Violence puts children at risk of alienation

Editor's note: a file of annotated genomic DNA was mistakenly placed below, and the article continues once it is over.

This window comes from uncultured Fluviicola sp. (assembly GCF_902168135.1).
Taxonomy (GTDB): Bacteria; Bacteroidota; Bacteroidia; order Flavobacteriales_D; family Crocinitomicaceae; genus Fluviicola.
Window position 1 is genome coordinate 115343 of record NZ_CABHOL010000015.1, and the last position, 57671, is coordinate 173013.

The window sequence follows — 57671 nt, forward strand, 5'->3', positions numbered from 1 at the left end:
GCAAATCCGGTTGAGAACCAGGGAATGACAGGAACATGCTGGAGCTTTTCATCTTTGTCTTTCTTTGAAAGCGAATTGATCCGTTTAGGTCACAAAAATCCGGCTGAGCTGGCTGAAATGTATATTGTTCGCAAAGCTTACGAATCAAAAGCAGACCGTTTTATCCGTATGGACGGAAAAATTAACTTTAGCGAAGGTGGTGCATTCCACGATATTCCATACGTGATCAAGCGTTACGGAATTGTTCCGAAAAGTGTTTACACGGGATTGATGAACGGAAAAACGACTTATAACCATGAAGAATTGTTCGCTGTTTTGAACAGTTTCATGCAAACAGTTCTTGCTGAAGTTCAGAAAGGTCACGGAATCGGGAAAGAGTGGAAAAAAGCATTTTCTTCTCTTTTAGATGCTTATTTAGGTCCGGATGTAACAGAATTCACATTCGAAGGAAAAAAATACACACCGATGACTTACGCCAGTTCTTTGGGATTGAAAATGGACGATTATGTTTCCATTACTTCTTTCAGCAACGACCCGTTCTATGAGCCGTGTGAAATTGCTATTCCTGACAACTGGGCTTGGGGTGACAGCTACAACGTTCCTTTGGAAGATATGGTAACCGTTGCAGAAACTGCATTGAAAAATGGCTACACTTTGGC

The violence being expressed more and more openly in everyday life represents a threat to children. It can make them fearful and insecure in the present and tarnish their future. But adults have relaxed their vigilance. «I’m afraid,» wrote a 13-year-old pupil, who was being bullied by a gang of older children, in a composition. «I don’t feel safe at my new school.» The teacher’s comment simply made a stereotyped reference to the textual content, saying «You haven’t analyzed the topic sufficiently.» «Alienation is even more tragic in schools,» Alexandra Roussou, a psychiatrist and president of the Society for the Mental Health of Children and Adolescents, told Kathimerini. «Violence from gangs of students has become a reality, even in primary schools. This information comes not only from what we see on television and read in the newspapers but also from the accounts of children in clinics.» At a congress on the subject, «The Child and Society in the Vortex of Psychological Trauma,» Roussou noted that psychological trauma can arise from natural phenomena, like earthquakes or floods, or social phenomena, such as war, torture, migration or accidents. But, in everyday life, it is due to the failure of interpersonal relations as expressed in various forms of abuse and violence in the family and at school. In Greece, the main causes of trauma are road accidents and violence in families. «The family is a source of salvation and destruction,» she says. Violence in the family can lead to the development of very serious psychiatric disorders, explains Roussou, and the younger the children, the more vulnerable they are. It can warp children’s emotions and their sense of themselves and the world around them. If the wounds are not healed, the emotional troubles will dog the children throughout their lifetimes. No psychological support given to the victims of road accidents How is psychological trauma treated? We often inadvertently ignore it, even though we know it exists, because a lot of children withdraw. They won’t speak; they’re frightened; they stay close to their parents and don’t cause trouble. So they don’t raise the alarm. But we can’t turn a blind eye when we see how many children and adults are psychologically traumatized by traffic accidents. I suppose an accident affects the whole family. Yes. Some people die in accidents, while others come face to face with death but can’t do anything about it, because they are trapped. There is no accident, large or small, which does not cause some kind of trauma. You’re going along smoothly and you suddenly encounter death. Road accidents are a major cause of mental trauma. It is tragic negligence on the part of our society that we do not offer psychological support to road accident victims. What are the consequences for them and for society? If help is not provided, the long-term consequences are very serious. In general, those who have suffered post-traumatic stress after any violent event have twice the rate of emotional disturbances and depression, and three times the rate of general health problems – hormonal, gynecological, cardiological, dermatological and gastrointestinal problems. Studies in the USA have shown that affected individuals suffer from other problems as well. Pregnancy in adolescence is 3 percent higher; the chances of marital problems (including divorce) rises by 60 percent; and accidents at school are 40 percent more likely for such individuals. They are 150 percent less likely to find work. Post-traumatic stress can lead to substance abuse, alcoholism, violence and risky behavior, such as joining gangs. What does therapy aim to do? Therapy does not try to remove the problem. Whatever has happened, happened and it won’t change. We intervene to help overcome the trauma, which humans are able to do. You can see greatness in abused children who forgive their parents, leave the trauma behind them and move on. Trauma is suffered by otherwise basically healthy individuals, which is why it is a psychiatric illness that can be cured. Painful TV scenes affect behavior What do you mean by violence in the family – shouting, beatings and abuse? Violence in the family can take the form of child abuse by adults – physical abuse, neglect or sexual abuse. But there are also cases of being a witness to violence, watching your father beat your mother or brother, for example. And that has a very high risk factor. Trauma has certain characteristics: It makes you feel that your life or someone else’s life is in danger. Lives are at risk in families, that’s a fact. But the younger you are, the greater the danger seems to you. The other characteristic of trauma is that you feel trapped; you can’t leave. If you are young and they beat you, where can you go? You have to remain there. This is why, when the trauma is very serious, starts very young and is continuous, it creates a multiple identity disturbance, an extreme form of trauma, because you have to take refuge somewhere. You can’t leave home, so you disconnect from what’s happening and start to imagine that they’re are not abusing you but some other child. So you can live with those people. And when the abuse is great, the imagination gets to work, and one person might develop six to eight different personalities. It is a marvelous natural survival mechanism, which distances the consciousness from what is unbearable and tries to protect a small part that isn’t suffering. But that part, from which so many other parts have been detached, is poor and helpless. So there is nothing worse than to be in a family in which there is violence, which can cause various forms of psychiatric disturbance: psychotraumatic disturbance, depression, delinquency, alcoholism, substance abuse, the lot. Does domestic violence give rise to child and adolescent gangs? A study done in America of prisoners serving long sentences showed that 80 percent of them had suffered abuse as children. I believe the structure of society in Greece is changing, and we are starting to see the evils we have seen in other countries. This is not transference; we don’t imitate violence. The conditions of life are changing. There is alienation, loneliness, unemployment, high-pressure urban life, divorce, and the mass media which imposes a certain lifestyle, a departure from tradition. All those things which make up tradition give life meaning. Have teachers become aware of violence in schools? They are not aware of children’s learning difficulties and disturbances. They don’t know whether children are dyslexic. They don’t know about trauma and it’s not their business. Schools are often completely inaccessible; the alienation is tragic. I was invited to a school in Zografou. I was struck by the bareness of the classrooms. There was nothing personal to remind children that this was their place. That school is used by three shifts of pupils – morning, afternoon and night. To whom does that classroom belong? What is your opinion of the influence of television? Numerous studies have shown that violent acts by children and adolescents are directly proportionate to the number of hours they watch television and the violent incidents they see on television. We saw that a few years ago with the major earthquake. In Ano Liosia, 80 percent of the houses were destroyed, while in Dafni the most that got broken was a coffee cup. Three months later, children in Ano Liosia and in Dafni had the same levels of post-traumatic stress because we all saw the collapse of the Ricomex Factory [which trapped people in the wreckage and caused many deaths] on television. That’s how violence does damage. Children have nightmares. Then they may identify with the aggressor and go out beating and killing. This is why we are organizing a meeting in the next two months on violence in schools, because we can’t turn a blind eye.